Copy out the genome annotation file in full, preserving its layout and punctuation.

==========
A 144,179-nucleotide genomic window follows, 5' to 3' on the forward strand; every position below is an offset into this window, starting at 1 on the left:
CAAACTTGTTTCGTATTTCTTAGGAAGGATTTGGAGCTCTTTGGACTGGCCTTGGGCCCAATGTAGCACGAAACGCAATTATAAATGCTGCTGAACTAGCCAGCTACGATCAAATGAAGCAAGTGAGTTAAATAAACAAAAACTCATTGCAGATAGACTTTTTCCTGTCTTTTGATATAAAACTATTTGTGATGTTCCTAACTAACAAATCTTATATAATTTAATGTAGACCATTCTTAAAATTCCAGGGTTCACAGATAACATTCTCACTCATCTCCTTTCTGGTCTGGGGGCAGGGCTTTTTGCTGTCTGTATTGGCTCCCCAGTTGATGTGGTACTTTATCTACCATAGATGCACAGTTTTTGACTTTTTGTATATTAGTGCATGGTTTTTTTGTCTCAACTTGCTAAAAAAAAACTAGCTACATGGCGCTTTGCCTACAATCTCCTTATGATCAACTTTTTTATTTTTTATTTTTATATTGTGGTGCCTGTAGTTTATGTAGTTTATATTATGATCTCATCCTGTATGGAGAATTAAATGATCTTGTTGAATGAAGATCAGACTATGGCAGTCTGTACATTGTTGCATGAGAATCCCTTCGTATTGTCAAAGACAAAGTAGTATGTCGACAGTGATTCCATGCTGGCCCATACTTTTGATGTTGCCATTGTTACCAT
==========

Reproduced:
A 144,179-nucleotide genomic window follows, 5' to 3' on the forward strand; every position below is an offset into this window, starting at 1 on the left:
CAAACTTGTTTCGTATTTCTTAGGAAGGATTTGGAGCTCTTTGGACTGGCCTTGGGCCCAATGTAGCACGAAACGCAATTATAAATGCTGCTGAACTAGCCAGCTACGATCAAATGAAGCAAGTGAGTTAAATAAACAAAAACTCATTGCAGATAGACTTTTTCCTGTCTTTTGATATAAAACTATTTGTGATGTTCCTAACTAACAAATCTTATATAATTTAATGTAGACCATTCTTAAAATTCCAGGGTTCACAGATAACATTCTCACTCATCTCCTTTCTGGTCTGGGGGCAGGGCTTTTTGCTGTCTGTATTGGCTCCCCAGTTGATGTGGTACTTTATCTACCATAGATGCACAGTTTTTGACTTTTTGTATATTAGTGCATGGTTTTTTTGTCTCAACTTGCTAAAAAAAAACTAGCTACATGGCGCTTTGCCTACAATCTCCTTATGATCAACTTTTTTATTTTTTATTTTTATATTGTGGTGCCTGTAGTTTATGTAGTTTATATTATGATCTCATCCTGTATGGAGAATTAAATGATCTTGTTGAATGAAGATCAGACTATGGCAGTCTGTACATTGTTGCATGAGAATCCCTTCGTATTGTCAAAGACAAAGTAGTATGTCGACAGTGATTCCATGCTGGCCCATACTTTTGATGTTGCCATTGTTACCAT